Before the Six Day War against Israel in 1967, Nasser appeared as a reformist due to his achievements, such as attaining independence from Britian, which removed foreign monarchy, in addition to nationalizing the Suez Canal and supporting the building of the High Dam to increase industrialization and wealth (Stephens). He also supported social reform and improved education. However, in reality Nasser struggled with organizing Egypt and its nation-states, a confusion that resulted from their new found freedom and inexperience in self-rule. Instead, Nasser used secret police,censorship, and armed force to instill order, as opposed to constructing and implementing a definite political system. Additionally, a large increase in population in Egypt led to extreme poverty and unemployment. Severe debt overwhelmed the country as a consequence of Nasser’s excessive use of the military. Furthering the debt, he rejected Western alliance proposals and chose to intervene in foreign countries like Yemen. The Six Day War undid most of his progressive efforts. Generally speaking, Nasser was a superficial leader, and in reality he did not take enough proper action to rule Egypt (Stephens).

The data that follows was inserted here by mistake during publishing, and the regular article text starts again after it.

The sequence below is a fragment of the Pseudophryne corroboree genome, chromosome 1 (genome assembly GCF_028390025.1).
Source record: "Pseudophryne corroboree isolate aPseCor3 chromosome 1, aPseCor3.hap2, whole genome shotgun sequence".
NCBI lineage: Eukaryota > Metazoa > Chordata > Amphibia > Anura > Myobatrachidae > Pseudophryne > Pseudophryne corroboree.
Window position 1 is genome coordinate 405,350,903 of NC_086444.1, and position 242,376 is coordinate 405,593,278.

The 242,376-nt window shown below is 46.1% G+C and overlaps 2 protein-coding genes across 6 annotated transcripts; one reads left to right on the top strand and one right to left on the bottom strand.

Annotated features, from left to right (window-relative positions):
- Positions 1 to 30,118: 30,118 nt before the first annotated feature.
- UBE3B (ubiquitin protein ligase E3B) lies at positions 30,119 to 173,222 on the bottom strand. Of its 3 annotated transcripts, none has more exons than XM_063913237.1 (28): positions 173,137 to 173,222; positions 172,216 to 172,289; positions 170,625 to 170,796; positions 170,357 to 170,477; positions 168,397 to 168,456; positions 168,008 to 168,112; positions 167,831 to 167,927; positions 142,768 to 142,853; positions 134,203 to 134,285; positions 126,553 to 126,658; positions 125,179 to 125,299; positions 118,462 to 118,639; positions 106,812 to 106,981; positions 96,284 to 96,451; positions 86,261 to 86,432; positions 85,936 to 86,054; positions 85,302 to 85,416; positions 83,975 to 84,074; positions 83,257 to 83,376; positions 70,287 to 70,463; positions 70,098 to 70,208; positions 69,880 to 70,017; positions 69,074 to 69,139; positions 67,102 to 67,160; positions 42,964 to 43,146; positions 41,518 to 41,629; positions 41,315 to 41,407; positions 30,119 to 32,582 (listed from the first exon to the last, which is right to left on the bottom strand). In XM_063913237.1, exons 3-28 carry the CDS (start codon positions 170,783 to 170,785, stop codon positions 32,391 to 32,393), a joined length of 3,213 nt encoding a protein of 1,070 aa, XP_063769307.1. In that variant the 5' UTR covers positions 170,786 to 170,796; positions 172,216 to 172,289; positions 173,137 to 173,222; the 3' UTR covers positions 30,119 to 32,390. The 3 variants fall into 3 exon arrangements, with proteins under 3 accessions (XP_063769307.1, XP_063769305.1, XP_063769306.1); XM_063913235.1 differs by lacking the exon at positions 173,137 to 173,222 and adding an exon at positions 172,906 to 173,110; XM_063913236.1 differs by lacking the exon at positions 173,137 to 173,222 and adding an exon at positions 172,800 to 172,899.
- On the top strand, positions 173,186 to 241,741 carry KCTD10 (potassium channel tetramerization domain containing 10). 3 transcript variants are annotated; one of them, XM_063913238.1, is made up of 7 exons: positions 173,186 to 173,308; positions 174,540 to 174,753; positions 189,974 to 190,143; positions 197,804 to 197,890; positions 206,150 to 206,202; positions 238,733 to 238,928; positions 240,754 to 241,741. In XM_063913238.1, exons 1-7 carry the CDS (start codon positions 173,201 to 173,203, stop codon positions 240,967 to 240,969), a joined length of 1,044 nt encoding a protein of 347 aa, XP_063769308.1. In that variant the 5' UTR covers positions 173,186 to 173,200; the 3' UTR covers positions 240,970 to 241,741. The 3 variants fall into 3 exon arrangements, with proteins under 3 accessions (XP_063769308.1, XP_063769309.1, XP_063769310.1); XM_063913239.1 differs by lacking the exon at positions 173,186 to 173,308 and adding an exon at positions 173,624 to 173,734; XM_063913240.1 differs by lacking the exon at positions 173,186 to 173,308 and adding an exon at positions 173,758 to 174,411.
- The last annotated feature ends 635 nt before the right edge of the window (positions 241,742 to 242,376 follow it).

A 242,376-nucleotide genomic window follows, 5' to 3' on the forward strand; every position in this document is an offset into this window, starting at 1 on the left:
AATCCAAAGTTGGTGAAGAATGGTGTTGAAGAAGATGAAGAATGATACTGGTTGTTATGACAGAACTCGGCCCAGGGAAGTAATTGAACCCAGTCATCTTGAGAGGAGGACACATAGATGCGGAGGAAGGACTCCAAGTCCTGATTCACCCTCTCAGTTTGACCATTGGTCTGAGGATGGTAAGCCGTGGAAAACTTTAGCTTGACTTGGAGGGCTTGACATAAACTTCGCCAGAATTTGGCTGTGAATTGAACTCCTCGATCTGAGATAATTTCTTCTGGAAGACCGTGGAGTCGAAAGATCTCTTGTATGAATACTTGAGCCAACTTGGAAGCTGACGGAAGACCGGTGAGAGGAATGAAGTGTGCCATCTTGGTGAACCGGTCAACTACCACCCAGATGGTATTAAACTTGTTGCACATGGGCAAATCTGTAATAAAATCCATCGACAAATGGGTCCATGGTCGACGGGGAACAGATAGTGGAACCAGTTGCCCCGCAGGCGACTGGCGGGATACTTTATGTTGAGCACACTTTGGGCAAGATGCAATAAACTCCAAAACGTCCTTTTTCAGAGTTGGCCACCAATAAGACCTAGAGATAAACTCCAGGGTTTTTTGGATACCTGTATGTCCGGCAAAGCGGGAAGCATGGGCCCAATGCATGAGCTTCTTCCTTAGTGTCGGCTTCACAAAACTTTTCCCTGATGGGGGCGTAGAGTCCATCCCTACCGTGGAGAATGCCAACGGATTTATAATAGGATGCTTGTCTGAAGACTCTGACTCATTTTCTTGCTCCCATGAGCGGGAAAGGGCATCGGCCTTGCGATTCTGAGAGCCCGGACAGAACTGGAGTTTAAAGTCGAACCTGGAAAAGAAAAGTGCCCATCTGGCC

After applying knowledge of the history of Egyptian politics in the late 1960s, and understanding President Nasser’s role, Khaled Hafez’s purpose in The A77A Project elucidates. The jackal-headed figure, the protagonist of the video, may represent Nasser or a political figure in general. He acquires the jackal head after the multiplying masked figures transfer it to him, possibly symbolizing a bestowal of power or leadership. In ancient Egyptian culture, a jackal-headed pharaoh represents the god Anubis, the god of death, mummification, and afterlife (“Animals”). It is notable that the video was created under “Anubis Productions,” as attributed in the credits. Hafez’s representation of the protagonist character as a god is an indication of power and enlightenment; however, the fact that he chose the god of death has further implications. Through this choice, Hafez may be referencing an opinion about Nasser, that he may as well have been a “dead” leader in the sense that he did not make any progress during his reign. Or, Hafez may believe that Nasser should have been assassinated. Lastly, the character may symbolize a “ghost” of a leader, who metaphorically haunts Egypt and its future, floating through scenes of violence without taking action. Another symbol of power is the Batman mask. In pop culture, superheroes represent the supernatural, strong, and mighty, someone people count on to “save the day.” Aside from the masks, each figure has a perfect idealized body. For these reasons, these masked men could represent a powerful army. Additionally, the fact that they multiply quickly may be an indication of the importance that Nasser placed on the military and his overuse of soldiers in civilian areas. As the video progresses, the protagonist continues to prove himself corrupt.